Doctor Who: Nightmare of Eden

Doctor Who Story 107 – Nightmare of Eden

Written By

Bob Baker

What’s It About

When two spaceships materialize in the same airspace, they become fused. This causes a drug smuggling ring to be exposed, but where are the drugs coming from, and who is responsible for their transfer?

Their worse than idiots, they’re bureaucrats
This image foreshadows that Doctor Who is about to enter the 80s.
This image foreshadows that Doctor Who is about to enter the 80s.

After a few seasons of scripts by Bob Baker and Dave Martin that didn’t work, it is pleasant to see one of them turn in a script which does, by and large work. Baker’s “Nightmare of Eden” is probably his strongest effort since “The Claws of Axos.” From the start, he creates a concept that is realized fairly well on a BBC budget: two ships, a luxury liner and a transport ship, become fused when they attempt to materialize at the same coordinates in space. And it is from this crisis that the drama unfolds. The drug smugglers in this story had a good racket, but this one mistake was the catalyst that revealed their actions and led to their downfall. This is what I enjoy about the story, it is a fairly good mystery (although, it isn’t too hard to work out who the smugglers are), and the accident is what shed light on the mystery. Like many mysteries, it is the one mistake which trips everyone up. So, Baker has crafted a story which blends the sci-fi, monster aspect of Doctor Who with a mystery (drug running rather than murder). And his big, conceptual ideas become the backdrop rather than the main idea of the show. While there are a number of big ideas in this story, they all service the mystery and fit together, interlocking quite well. Even the Continual Event Transmuter fits the idea of spaces fused together, and creates three interlocking locations: the Empress, the Hectate, and Eden. In a way, this foreshadows the conclusion of the story.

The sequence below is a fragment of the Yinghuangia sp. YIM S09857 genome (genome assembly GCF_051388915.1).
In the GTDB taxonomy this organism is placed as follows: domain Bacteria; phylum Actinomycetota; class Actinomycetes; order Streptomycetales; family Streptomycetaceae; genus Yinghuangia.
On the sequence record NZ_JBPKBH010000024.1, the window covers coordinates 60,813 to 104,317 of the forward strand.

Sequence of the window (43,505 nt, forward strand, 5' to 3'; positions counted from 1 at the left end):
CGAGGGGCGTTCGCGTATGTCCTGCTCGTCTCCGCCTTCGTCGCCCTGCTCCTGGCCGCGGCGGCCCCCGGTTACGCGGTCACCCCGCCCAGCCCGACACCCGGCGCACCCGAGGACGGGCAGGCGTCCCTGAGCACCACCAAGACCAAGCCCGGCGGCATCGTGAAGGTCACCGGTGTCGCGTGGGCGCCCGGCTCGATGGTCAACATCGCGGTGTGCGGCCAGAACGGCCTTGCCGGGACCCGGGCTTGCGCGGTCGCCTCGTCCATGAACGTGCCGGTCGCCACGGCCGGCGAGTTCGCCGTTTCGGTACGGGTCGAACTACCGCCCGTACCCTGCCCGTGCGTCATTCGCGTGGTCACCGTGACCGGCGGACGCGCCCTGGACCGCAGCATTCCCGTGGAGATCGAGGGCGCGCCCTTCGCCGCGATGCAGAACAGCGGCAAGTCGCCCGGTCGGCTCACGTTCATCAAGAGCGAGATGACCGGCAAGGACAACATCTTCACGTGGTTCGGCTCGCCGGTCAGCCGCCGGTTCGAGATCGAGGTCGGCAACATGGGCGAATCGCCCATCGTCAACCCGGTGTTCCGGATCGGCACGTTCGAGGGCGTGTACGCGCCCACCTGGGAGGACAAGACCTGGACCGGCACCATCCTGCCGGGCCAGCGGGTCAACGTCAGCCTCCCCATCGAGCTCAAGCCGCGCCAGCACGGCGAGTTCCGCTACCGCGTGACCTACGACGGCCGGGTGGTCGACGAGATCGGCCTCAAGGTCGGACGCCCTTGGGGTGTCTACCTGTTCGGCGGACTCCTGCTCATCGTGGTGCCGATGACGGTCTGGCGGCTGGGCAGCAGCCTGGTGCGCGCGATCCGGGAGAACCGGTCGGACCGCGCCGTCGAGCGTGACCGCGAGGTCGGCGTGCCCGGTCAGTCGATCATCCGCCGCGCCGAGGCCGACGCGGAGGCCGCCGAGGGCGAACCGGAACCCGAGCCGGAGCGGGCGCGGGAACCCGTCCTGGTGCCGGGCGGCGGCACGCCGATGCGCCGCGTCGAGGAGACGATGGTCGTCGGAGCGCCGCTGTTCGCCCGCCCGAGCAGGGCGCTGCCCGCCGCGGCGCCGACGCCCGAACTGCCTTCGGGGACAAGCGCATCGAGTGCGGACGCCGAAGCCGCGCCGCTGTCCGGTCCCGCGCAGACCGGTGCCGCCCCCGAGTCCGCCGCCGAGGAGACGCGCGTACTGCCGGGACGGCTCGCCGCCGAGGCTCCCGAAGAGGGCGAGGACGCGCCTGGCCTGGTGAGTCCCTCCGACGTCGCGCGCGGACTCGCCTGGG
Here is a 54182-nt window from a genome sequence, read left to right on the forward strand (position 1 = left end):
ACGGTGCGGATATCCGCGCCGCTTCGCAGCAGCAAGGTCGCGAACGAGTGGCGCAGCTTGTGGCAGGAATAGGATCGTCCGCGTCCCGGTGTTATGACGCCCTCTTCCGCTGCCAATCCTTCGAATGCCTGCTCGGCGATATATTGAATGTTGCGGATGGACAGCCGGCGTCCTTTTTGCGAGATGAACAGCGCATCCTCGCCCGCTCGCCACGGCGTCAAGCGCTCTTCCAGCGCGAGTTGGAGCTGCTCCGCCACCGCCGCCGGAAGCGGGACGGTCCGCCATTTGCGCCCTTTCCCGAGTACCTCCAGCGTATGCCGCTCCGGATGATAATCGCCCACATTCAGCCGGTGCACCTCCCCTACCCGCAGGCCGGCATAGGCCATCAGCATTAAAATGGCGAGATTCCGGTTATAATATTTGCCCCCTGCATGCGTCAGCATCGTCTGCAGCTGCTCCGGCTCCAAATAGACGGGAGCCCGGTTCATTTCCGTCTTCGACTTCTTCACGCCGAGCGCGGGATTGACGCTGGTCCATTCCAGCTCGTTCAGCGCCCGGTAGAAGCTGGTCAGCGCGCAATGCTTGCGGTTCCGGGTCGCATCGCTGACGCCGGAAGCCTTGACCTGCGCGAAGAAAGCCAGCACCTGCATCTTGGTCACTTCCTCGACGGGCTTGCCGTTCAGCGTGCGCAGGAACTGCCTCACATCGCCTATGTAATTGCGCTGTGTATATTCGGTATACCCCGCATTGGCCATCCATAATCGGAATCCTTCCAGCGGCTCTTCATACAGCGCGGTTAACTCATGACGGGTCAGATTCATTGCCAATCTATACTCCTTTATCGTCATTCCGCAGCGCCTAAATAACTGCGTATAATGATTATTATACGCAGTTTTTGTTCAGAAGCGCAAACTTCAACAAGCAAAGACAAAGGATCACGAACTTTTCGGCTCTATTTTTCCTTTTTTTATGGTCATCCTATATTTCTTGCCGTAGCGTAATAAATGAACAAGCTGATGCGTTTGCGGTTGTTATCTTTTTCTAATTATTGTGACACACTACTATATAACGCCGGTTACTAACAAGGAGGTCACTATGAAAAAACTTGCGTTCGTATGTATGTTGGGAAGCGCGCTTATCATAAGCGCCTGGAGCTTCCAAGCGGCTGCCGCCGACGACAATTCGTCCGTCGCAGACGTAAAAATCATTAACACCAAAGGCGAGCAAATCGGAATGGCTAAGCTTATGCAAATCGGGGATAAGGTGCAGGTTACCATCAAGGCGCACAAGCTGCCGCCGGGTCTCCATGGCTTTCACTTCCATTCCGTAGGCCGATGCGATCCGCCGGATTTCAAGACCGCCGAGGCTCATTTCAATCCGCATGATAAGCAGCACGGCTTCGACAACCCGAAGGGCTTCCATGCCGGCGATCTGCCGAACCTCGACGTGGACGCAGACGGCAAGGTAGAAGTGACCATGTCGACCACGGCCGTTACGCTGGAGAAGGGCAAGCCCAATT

This is a confident script, and, overall, it works. It is a solid effort. The production lets it down in a few places, but that is hardly Baker’s fault (well, unless you criticize him for not realizing the ability of the production to service his ideas). But there is a completeness and competence to “Nightmare” that other stories in this season lacked. “City of Death” is still the highlight of the season, but “Nightmare” is clearly the second-place story. And, as I said, this is probably Baker’s best work since “Axos.”

My Rating


2 thoughts on “Doctor Who: Nightmare of Eden

  1. A lot of fans seem to regard “Nightmare of Eden” as a mediocre, if not awful, story. I remember that I had never really seen it in its entirety until I bought it on VHS a number of years ago, but based on its reputation I had very low expectations. But, actually, I was pleasantly surprised, and I quite liked it. Once I finally get around to picking up the DVD, I’ll probably end up doing a write-up of it myself. But it’s nice to learn that I’m not alone in enjoying it.

    1. I’m not entirely sure why it is held in low regard. Maybe people just hold the season against it (with the exception of City of Death, of course). But it’s a solid story, and there is a lot to like about it. I look forward to your write-up when you get to it.

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